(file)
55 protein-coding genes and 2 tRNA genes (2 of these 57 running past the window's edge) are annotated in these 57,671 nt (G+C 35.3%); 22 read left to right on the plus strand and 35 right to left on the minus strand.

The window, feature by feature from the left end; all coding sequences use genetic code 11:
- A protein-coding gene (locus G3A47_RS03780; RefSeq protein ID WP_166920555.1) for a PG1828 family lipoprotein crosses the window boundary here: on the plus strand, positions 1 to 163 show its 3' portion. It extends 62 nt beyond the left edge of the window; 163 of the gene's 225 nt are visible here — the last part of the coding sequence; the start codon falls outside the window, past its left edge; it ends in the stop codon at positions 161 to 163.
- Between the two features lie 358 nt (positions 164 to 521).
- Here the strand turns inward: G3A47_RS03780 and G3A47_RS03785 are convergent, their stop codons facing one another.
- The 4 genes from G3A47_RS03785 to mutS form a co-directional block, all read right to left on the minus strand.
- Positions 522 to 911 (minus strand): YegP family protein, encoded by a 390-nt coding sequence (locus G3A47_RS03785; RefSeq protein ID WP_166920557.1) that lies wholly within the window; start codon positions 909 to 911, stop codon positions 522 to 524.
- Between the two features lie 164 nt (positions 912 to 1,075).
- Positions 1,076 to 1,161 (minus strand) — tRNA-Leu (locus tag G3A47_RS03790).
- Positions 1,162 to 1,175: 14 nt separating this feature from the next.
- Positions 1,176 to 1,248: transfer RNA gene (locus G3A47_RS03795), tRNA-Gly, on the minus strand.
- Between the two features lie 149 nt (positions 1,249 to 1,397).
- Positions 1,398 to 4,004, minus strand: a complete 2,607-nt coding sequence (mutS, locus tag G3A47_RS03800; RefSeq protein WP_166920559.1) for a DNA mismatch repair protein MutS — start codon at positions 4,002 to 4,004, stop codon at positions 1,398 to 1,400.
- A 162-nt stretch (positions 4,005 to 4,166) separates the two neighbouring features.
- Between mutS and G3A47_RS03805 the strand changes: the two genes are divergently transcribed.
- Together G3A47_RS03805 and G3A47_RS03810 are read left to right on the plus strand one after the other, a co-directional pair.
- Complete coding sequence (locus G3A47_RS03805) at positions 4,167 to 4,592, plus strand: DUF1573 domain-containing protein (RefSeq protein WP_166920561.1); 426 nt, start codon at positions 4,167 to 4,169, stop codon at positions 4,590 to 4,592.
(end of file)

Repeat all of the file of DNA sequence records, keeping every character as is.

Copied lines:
55 protein-coding genes and 2 tRNA genes (2 of these 57 running past the window's edge) are annotated in these 57,671 nt (G+C 35.3%); 22 read left to right on the plus strand and 35 right to left on the minus strand.

The window, feature by feature from the left end; all coding sequences use genetic code 11:
- A protein-coding gene (locus G3A47_RS03780; RefSeq protein ID WP_166920555.1) for a PG1828 family lipoprotein crosses the window boundary here: on the plus strand, positions 1 to 163 show its 3' portion. It extends 62 nt beyond the left edge of the window; 163 of the gene's 225 nt are visible here — the last part of the coding sequence; the start codon falls outside the window, past its left edge; it ends in the stop codon at positions 161 to 163.
- Between the two features lie 358 nt (positions 164 to 521).
- Here the strand turns inward: G3A47_RS03780 and G3A47_RS03785 are convergent, their stop codons facing one another.
- The 4 genes from G3A47_RS03785 to mutS form a co-directional block, all read right to left on the minus strand.
- Positions 522 to 911 (minus strand): YegP family protein, encoded by a 390-nt coding sequence (locus G3A47_RS03785; RefSeq protein ID WP_166920557.1) that lies wholly within the window; start codon positions 909 to 911, stop codon positions 522 to 524.
- Between the two features lie 164 nt (positions 912 to 1,075).
- Positions 1,076 to 1,161 (minus strand) — tRNA-Leu (locus tag G3A47_RS03790).
- Positions 1,162 to 1,175: 14 nt separating this feature from the next.
- Positions 1,176 to 1,248: transfer RNA gene (locus G3A47_RS03795), tRNA-Gly, on the minus strand.
- Between the two features lie 149 nt (positions 1,249 to 1,397).
- Positions 1,398 to 4,004, minus strand: a complete 2,607-nt coding sequence (mutS, locus tag G3A47_RS03800; RefSeq protein WP_166920559.1) for a DNA mismatch repair protein MutS — start codon at positions 4,002 to 4,004, stop codon at positions 1,398 to 1,400.
- A 162-nt stretch (positions 4,005 to 4,166) separates the two neighbouring features.
- Between mutS and G3A47_RS03805 the strand changes: the two genes are divergently transcribed.
- Together G3A47_RS03805 and G3A47_RS03810 are read left to right on the plus strand one after the other, a co-directional pair.
- Complete coding sequence (locus G3A47_RS03805) at positions 4,167 to 4,592, plus strand: DUF1573 domain-containing protein (RefSeq protein WP_166920561.1); 426 nt, start codon at positions 4,167 to 4,169, stop codon at positions 4,590 to 4,592.